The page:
Jesus was very practical. One day, when the crowds had swelled beyond their ability to hear Him, He climbed into a fishing boat and told the captain, Simon Peter, to put out a little way from shore. As He sat in the boat, He preached and the people listened.
When He finished, He turned to Simon and said, “Put out into deep water and let down your nets for a catch.”
Simon probably glared at Jesus. He had been letting his nets down all night long and caught nothing, and now it was late morning; he was tired, frustrated and there’s a Rabbi in his boat telling him how to do his job.
“You’re kidding, right?” he thought. So Simon told Jesus, “Master, we’ve worked hard all night and haven’t caught anything.” Deep or shallow, there was nothing to show for his long, dark labor, and he was clearly perturbed.
“This is ridiculous,” Simon thought. “And deep water? There’re no fish in deep water. You’re a preacher—go preach. I’m a fisherman—let me finish cleaning my empty nets.”
But then tired, grouchy Simon added, “But because you say so, I will let down the nets.”
Put yourself in his sandals: he may have said this out of proper respect for a popular Rabbi, but he also covered his professional pride, putting the burden of success of such a foolish request on Jesus. And he said it loud enough for all to hear. “I won’t be made a fool in front of all these people and my business partners, even by a good man with good (albeit silly) ideas. ‘Look where he’s fishing!” they’ll say—‘He’s crazy!’ ‘Not me,’ I’ll say—‘It was the Rabbi!’”
And then he moved the boat into deeper waters and let down the nets…
Matthew tells us what happened next.
‘When they had done so, they caught such a large number of fish that their nets began to break. So they signaled their partners in the other boat to come and help them, and they came and filled both boats so full that they began to sink.’
Peter was tired, grouchy and embarrassed when he obeyed Jesus. As they hauled up this miraculous catch of fish, he must have been so overwhelmed by the success of it that he all but forgot about the Rabbi sitting in the back of his boat. Then he woke up.
‘When Simon Peter saw this, he fell at Jesus’ knees and said, “Go away from me, Lord; I am a sinful man!” For he and all his companions were astonished at the catch of fish they had taken, and so were James and John, the sons of Zebedee, Simon’s partners.
Then Jesus said to Simon, “Don’t be afraid; from now on you will catch men.” So they pulled their boats up on shore, left everything and followed him.’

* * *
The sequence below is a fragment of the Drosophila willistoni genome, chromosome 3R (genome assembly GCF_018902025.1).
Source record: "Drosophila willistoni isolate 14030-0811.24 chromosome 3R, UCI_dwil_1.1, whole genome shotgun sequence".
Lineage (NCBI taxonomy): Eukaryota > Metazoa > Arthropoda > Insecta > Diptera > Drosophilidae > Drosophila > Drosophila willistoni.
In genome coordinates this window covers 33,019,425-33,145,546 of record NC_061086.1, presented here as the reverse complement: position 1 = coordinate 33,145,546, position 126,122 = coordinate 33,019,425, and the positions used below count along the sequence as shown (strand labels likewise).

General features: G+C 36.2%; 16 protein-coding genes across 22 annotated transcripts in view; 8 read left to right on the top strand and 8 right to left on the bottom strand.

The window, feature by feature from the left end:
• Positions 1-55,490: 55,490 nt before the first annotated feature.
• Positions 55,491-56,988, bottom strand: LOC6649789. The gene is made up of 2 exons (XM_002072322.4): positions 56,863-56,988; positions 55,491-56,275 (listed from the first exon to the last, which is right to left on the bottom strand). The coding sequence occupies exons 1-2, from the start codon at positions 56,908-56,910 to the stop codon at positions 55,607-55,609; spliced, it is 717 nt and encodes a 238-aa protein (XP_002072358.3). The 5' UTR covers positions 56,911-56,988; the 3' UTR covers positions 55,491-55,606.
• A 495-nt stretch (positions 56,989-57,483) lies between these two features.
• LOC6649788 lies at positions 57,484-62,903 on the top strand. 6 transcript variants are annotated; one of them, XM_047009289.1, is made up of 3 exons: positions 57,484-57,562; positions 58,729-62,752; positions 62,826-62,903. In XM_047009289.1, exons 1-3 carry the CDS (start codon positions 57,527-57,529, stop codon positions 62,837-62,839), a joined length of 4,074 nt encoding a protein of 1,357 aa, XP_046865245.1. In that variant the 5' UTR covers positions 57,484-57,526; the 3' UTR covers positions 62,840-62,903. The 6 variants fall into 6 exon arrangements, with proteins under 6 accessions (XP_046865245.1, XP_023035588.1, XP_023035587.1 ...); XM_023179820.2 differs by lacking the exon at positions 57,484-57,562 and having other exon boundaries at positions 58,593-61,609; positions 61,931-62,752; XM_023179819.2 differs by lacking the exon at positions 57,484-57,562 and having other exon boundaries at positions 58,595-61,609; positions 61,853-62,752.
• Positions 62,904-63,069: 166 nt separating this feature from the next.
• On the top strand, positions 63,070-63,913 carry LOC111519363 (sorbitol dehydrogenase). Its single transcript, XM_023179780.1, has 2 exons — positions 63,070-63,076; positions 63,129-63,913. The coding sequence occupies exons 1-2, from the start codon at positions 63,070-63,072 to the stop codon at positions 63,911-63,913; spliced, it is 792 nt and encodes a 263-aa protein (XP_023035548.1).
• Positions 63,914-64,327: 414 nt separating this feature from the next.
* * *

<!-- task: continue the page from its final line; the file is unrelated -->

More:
We live in such a rational world today that many Christians believe Jesus will only ask rational things of us—things that are safe and make sense—things that make us cheer from the waterfront when we see Him use others for His mighty deeds. But Jesus doesn’t have spectators for followers—He just has followers—followers who do what He says and go where He points, even if they’re not quite sure they know what He’s asking.
The spectators aren’t the ones who fall at Jesus’ knees, overwhelmed by their own inadequacies when they experienced His unlimited ability and shocking success. Followers are those who follow Him onto the field, run the play and hand Him the ball. Spectators paint themselves for a war they never fight and cheer when the home team scores; followers follow Jesus into an arena where battles are fought and where there will be causalities. Jesus is not safe. Aslan is not a tame lion.
The stands are safe and full of festivities; following Jesus is not, because we don’t know where He might take us or what will happen along the way. What we do know is that the catch will be astonishing. And we will also know, like Peter, it was not us—we just moved the boat and let down the nets. But we were in the game. Others may think us irrational, even fanatical, but we’re on the field, and we will experience His success up close. And it will be His followers, not His fans that fall at His feet and worship Him in reverent astonishment that He asked the likes of us to catch people for Him.
“Don’t be afraid,” Jesus told Simon Peter, because he was genuinely afraid. And He says it to you, too. If you are cheering from the stands—letting ministers do all the ministry, guarding your spiritual gift as if it’s for you and not your neighbor, worried what may become of your reputation or where you might end up, don’t be afraid. Leave your nets and your reputation—they are too tangled to mend anyway—and follow Jesus. Fish for men. Love your enemy. Do good to those who hate you. Bless those who curse you. Pray for those who are hurting you. Go into the all the world and make disciples. Baptize people. Sell what you have and give the money to the poor. Lay hands on the sick. Hold the hand of a dying man. Feed a starving child. Stand when the devil says sit. Don’t wait for your pastor to do this—you do it. Drop your nets into deep water and fall down at His knees in wonder at the catch.
And for heaven’s sake, get in the boat.